OK, so we have been asked to take sides in this civil war. I have seen some reports but these were not from agencies I would link to or even take as approaching factual.
It's hard to know in a country wracked by civil war.
There is some debate as to who has committed the worse war crimes the government or the rebels.
We have two super-powers aligned against each other.
The war rhetoric is mounting and so is the mission creep.
We have the he must be stopped and we must help the rebels divisions.
Now who are we helping by helping the rebels? Who gains an advantage? Iran? USA? Russia? Saudi Arabia?
We seem to be making a lot of decisions based on what "we" want, and apparently many want to strike without asking a fundamental question.
What do the Syrians want? There are some vocal groups on both sides of the political and belligerent activists.
Nobody seems to have asked the Syrian people who they actually want to govern. My best guess after so much carnage would be; none of the above.
So we support the rebels, then what, I haven't seen any definitive answers as to what happens if they win.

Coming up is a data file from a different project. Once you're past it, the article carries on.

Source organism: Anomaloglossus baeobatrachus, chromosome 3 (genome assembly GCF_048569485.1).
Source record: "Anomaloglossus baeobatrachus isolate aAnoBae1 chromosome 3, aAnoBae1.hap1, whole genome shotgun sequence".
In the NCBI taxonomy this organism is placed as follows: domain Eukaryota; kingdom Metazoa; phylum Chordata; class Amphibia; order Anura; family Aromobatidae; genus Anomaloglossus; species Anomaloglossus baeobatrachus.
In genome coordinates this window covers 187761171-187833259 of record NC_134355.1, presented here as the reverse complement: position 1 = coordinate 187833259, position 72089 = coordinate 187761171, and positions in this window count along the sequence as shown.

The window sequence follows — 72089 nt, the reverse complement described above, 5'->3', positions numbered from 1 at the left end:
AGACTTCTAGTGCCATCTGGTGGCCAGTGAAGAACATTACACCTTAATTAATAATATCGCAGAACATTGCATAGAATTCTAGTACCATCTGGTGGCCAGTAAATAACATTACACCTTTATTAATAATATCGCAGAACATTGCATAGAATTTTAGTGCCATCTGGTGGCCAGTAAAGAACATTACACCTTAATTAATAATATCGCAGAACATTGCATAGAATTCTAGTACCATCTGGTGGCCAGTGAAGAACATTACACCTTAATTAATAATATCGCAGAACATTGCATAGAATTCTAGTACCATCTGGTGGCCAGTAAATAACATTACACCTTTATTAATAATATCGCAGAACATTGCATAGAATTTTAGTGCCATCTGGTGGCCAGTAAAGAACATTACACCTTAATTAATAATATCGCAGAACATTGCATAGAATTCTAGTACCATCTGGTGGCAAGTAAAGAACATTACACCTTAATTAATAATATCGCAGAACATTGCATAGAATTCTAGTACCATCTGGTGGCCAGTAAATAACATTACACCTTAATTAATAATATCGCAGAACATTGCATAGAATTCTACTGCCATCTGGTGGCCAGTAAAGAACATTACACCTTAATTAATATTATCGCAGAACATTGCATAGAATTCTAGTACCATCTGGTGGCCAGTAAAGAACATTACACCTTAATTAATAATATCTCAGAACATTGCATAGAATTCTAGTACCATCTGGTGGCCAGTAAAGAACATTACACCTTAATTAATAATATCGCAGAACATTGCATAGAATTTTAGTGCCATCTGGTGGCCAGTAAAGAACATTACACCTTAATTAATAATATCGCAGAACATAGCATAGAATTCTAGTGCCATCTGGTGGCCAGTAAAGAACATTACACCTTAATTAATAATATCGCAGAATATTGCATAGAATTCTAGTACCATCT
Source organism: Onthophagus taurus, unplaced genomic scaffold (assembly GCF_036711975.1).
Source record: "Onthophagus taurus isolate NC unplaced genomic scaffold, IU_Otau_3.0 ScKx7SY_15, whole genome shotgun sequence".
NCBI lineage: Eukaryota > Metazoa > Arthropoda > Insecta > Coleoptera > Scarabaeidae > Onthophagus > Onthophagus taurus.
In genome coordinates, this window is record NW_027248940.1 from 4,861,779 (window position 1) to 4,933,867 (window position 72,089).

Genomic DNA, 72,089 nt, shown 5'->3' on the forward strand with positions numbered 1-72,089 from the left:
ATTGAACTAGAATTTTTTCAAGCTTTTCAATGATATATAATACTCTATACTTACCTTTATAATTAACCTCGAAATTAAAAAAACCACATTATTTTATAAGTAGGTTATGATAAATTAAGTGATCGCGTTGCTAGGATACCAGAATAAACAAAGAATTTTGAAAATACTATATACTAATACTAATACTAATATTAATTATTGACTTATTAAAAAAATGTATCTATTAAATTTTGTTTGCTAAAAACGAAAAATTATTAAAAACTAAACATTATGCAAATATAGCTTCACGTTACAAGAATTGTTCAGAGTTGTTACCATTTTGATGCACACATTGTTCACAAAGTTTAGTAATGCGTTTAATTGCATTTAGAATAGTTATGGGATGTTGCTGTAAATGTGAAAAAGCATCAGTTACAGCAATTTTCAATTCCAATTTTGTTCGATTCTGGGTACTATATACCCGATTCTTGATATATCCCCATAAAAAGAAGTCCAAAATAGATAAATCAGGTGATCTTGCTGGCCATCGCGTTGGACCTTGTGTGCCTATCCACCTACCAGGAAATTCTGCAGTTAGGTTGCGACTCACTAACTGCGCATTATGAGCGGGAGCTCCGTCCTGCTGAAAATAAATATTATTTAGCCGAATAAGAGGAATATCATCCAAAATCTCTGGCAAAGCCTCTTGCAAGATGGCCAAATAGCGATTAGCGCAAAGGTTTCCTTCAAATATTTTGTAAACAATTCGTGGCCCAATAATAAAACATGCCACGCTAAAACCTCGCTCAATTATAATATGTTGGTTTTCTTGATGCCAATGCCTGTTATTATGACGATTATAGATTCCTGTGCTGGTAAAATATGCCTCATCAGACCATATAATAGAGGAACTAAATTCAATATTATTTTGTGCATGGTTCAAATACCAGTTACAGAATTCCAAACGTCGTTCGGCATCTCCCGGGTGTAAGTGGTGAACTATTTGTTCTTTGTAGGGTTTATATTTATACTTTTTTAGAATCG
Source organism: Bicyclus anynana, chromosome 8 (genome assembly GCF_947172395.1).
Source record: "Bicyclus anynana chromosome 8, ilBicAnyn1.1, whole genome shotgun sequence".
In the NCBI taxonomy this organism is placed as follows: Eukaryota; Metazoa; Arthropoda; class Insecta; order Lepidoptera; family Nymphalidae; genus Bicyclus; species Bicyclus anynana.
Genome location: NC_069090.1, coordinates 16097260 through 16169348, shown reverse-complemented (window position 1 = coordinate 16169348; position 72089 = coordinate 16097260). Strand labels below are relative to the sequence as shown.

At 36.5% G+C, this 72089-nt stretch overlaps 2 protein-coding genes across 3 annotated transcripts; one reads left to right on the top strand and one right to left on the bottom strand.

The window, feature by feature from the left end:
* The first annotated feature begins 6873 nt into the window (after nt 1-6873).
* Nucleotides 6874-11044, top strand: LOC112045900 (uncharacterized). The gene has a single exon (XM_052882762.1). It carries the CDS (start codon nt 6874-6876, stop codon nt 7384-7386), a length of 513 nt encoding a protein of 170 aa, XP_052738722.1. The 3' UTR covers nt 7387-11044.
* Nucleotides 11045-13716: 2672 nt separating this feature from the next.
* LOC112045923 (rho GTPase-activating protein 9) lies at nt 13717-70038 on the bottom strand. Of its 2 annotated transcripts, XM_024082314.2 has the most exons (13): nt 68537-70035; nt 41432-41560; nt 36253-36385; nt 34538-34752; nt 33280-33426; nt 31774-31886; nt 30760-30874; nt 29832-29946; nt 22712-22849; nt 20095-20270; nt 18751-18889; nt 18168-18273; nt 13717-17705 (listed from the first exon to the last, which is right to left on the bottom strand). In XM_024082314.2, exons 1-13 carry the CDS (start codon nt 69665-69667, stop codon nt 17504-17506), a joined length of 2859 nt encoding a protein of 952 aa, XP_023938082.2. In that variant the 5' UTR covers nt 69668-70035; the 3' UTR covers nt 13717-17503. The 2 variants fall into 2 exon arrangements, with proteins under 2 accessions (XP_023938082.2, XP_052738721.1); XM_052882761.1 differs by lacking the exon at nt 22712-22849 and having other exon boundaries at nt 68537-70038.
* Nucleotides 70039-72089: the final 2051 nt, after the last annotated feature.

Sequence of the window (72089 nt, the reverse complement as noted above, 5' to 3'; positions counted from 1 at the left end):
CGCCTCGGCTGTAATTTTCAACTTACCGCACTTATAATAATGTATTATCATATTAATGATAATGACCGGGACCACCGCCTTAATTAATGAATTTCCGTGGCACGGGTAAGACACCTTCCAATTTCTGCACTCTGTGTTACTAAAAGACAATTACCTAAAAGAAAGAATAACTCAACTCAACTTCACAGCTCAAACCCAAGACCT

So we support Assad, we know what has gone on before but probably followed by greater oppression.
We assume we know what the Syrian people want, or at least what we want we want them to want anyway.
Has anyone bothered to ask them, and that includes all sides in this war.
As with most wars the best historical information available would indicate that they just want it to stop.
For the moment [all] sides are being picked on the basis of what is in it for us, but this "us" has a gaping hole you could drive an AUMF through:
What happens after and will the Syrian people actually have a say, and if we and they don't like the result what then?
You can talk about thin red lines, assign blame, bomb, train rebels and play geopolitical blood games all you want, however
What seems to be lacking is any clue as to what happens afterwards and if the Syrian people will get what they want, whatever that is.
9:35 AM PT: This is not a call for a poll.
This is a call to listen, and then the voices of the Syrians themselves might just be heard.